So we arrive at a potentially authoritarian state that, in the classic way, uses one rhetoric at home and another in the international context, though even there...

As the chief of state, Viktor Orbán has named his regime a “centralised sphere of power”. Coded double-meanings and the problems of rhetorical interference belong among the most clear indicators of how power functions in this centralised sphere.

One language of authoritarianism is used for internal consumption, appealing directly to the Hungarian population: nationalistic, self-consciously egocentric and often militant. It creates an easily comprehended framework in which “us” and “the enemy” are caught up in an endless struggle. Viktor Orbán uses this language to promote himself as the protector of all that is national, a St. George in the struggle for national interests assailing the “dragon” of the EU, which is depicted as a colonising foreign power. Even when addressing the highest-positioned EU officials, Orbán draws upon this rhetoric. For after all, this language paints politics as a permanent (and almost inevitably unsuccessful) freedom-struggle. This discourse falls on highly fertile ground among the Hungarian populace..

This is familiar to me and to many countries that position themselves as the victims of the very institutions on which they depend. This way the institutions take the blame for any suffering. It also means that national minorities comes under automatic suspicion and attract hatred and frustration. The rhetoric of the 1956 Uprising is central to this. That honourable and courageous failed revolution has been appropriated entirely by the nationalist right. Important figures such as Imre Nagy lose their importance and become part of the hated background, because, after all, he too was 'a commie'. Language is dissimulation:

However difficult it is, Hungary's authoritarians still have to speak to the outside world in ‘European’. Yet the official translations of Hungarian laws or the new constitution are only partial texts: the sentences and paragraphs that radically diverge from European concepts of human rights are simply deleted. In other cases, there is a search for formulations that more or less correspond to the Hungarian original but which nonetheless sound acceptable in EU-English. Interpreting this genre of translation-practise is exceedingly difficult. Often, the reader comes across sentences that actually have been translated 'accurately' into English and which, if read in Brussels, appear to state nothing objectionable – but when read by a Hungarian in Hungary, show themselves to be formulated in a language thoroughly imbued with an authoritarian mentality, creating a totally different meaning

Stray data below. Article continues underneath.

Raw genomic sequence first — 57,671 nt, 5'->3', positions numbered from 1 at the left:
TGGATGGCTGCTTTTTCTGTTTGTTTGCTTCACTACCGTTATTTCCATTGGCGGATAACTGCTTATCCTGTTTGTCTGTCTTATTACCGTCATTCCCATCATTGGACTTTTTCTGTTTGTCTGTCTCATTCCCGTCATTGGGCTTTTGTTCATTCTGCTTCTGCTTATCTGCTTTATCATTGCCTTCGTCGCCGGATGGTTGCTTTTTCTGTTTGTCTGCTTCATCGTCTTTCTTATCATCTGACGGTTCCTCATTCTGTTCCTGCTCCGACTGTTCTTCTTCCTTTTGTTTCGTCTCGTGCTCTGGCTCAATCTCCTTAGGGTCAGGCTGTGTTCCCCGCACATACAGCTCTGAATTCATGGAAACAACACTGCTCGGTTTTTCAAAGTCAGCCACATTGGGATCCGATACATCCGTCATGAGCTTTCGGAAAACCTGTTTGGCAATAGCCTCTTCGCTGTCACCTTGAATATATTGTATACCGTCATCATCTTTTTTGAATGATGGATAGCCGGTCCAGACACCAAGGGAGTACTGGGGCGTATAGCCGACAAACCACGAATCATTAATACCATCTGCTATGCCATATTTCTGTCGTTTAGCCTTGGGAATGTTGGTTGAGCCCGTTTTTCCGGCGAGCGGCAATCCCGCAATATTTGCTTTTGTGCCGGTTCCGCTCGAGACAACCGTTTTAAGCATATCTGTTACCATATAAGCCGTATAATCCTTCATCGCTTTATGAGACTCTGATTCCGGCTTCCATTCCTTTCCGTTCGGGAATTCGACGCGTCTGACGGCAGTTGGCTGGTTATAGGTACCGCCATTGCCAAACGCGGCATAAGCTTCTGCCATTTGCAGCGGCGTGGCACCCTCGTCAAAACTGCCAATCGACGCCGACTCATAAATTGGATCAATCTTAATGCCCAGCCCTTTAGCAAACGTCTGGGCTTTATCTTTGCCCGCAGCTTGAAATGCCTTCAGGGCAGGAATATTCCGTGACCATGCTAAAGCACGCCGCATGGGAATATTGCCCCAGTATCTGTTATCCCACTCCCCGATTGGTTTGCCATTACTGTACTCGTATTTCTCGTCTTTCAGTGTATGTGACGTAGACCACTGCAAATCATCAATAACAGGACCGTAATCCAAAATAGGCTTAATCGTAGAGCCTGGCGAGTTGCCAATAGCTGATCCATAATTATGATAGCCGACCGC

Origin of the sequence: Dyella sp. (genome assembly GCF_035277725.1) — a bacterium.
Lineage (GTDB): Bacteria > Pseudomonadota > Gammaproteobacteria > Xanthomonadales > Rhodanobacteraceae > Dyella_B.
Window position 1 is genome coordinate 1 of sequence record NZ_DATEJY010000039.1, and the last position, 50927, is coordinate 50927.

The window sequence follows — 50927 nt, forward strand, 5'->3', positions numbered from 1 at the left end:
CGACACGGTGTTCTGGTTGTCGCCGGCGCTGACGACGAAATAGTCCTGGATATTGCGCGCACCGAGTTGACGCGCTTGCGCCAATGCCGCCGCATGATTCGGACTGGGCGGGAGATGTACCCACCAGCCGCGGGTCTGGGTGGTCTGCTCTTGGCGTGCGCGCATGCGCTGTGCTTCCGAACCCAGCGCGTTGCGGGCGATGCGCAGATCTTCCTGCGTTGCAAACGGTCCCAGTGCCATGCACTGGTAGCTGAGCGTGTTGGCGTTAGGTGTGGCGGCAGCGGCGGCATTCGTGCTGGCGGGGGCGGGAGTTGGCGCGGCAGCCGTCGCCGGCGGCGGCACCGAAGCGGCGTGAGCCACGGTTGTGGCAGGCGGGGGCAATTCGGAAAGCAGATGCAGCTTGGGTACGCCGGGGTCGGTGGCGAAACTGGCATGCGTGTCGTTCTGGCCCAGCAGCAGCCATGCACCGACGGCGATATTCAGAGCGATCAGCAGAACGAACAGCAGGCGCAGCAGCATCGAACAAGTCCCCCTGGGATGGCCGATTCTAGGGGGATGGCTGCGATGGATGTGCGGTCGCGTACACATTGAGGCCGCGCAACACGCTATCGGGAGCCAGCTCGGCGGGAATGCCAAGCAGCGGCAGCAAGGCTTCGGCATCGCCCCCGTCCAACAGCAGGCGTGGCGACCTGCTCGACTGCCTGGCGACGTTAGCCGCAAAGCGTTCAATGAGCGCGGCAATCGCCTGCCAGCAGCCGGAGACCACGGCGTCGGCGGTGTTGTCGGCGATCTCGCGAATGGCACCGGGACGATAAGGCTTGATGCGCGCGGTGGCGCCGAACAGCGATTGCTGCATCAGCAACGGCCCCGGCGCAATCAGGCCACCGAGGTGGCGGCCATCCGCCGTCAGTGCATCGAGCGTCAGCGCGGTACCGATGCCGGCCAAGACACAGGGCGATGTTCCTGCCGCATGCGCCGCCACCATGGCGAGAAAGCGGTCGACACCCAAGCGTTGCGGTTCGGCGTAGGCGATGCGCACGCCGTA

And, vitally:

Over the course of 2011, the Hungarian Parliament enacted over 200 laws, not counting the many government directives of the same period. With alarming frequency, new laws are completely rewritten within several weeks. No one knows any longer with any clarity what is truly legally valid. Even the institutions directly subordinate to the government, the ministries, are lost among the new legislative directives. Moreover, these bills have been presented to Parliament not by the cabinet but by individual deputies of the ruling Fidesz party, with no need to pass through the process of justification and impact assessment. Laws have been completely revised and rewritten in hours, at times only minutes before the actual vote, with the deputies from the two-thirds majority Fidesz party pressing their “Yes” buttons for a piece of legislature they can't possibly have even seen.

Schein ends with a note on possible ways of improving the situation:

The removal of Viktor Orbán from power at the present moment, would not, however, be desirable, as it would mean the collapse of Fidesz, and could lead to sheer chaos. Above all, the Hungarian political public must struggle with authoritarianism from within its own ranks, no matter how unfavourable the circumstances, and however significant the level of Orbán's support.

Yet even here, Europe can do much to help those in Hungary who are struggling for a true civil society, no matter how lengthy the process might be. The most effective current measures against the authoritarianism of Viktor Orbán are the persistent and thorough pressures of the EU for Hungary to conform to the EU's own stated principles of guarantees of civil and human rights. This pressure, though, must stipulate a policy that would in all cases keep Hungary within the bounds of EU membership.

At the very end Schein hopes for the kind of support for opposition that the Hungarian opposition received from outside in the years before 1989. I wonder whether that is possible within the EU.